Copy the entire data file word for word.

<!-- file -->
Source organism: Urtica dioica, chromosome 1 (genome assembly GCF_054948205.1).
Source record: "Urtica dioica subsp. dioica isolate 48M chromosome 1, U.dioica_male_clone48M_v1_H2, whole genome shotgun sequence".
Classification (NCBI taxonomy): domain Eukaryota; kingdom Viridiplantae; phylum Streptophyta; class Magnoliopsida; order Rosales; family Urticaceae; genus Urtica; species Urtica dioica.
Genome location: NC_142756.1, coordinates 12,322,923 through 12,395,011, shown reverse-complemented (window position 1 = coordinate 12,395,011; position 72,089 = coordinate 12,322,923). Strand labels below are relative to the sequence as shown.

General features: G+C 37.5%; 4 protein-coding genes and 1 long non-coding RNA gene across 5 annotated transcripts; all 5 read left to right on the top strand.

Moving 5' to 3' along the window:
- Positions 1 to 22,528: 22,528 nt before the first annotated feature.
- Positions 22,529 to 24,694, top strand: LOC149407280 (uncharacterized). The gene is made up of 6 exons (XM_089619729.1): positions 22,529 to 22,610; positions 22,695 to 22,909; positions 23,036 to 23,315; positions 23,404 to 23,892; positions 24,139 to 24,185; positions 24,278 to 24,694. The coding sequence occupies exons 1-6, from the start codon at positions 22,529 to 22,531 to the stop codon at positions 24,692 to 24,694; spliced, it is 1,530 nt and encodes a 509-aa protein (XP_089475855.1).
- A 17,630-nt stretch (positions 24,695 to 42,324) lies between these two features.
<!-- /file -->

Source organism: Urtica dioica, chromosome 1 (genome assembly GCF_054948205.1).
Source record: "Urtica dioica subsp. dioica isolate 48M chromosome 1, U.dioica_male_clone48M_v1_H2, whole genome shotgun sequence".
Classification (NCBI taxonomy): domain Eukaryota; kingdom Viridiplantae; phylum Streptophyta; class Magnoliopsida; order Rosales; family Urticaceae; genus Urtica; species Urtica dioica.
Genome location: NC_142756.1, coordinates 12,322,923 through 12,395,011, shown reverse-complemented (window position 1 = coordinate 12,395,011; position 72,089 = coordinate 12,322,923). Strand labels below are relative to the sequence as shown.

General features: G+C 37.5%; 4 protein-coding genes and 1 long non-coding RNA gene across 5 annotated transcripts; all 5 read left to right on the top strand.

Moving 5' to 3' along the window:
- Positions 1 to 22,528: 22,528 nt before the first annotated feature.
- Positions 22,529 to 24,694, top strand: LOC149407280 (uncharacterized). The gene is made up of 6 exons (XM_089619729.1): positions 22,529 to 22,610; positions 22,695 to 22,909; positions 23,036 to 23,315; positions 23,404 to 23,892; positions 24,139 to 24,185; positions 24,278 to 24,694. The coding sequence occupies exons 1-6, from the start codon at positions 22,529 to 22,531 to the stop codon at positions 24,692 to 24,694; spliced, it is 1,530 nt and encodes a 509-aa protein (XP_089475855.1).
- A 17,630-nt stretch (positions 24,695 to 42,324) lies between these two features.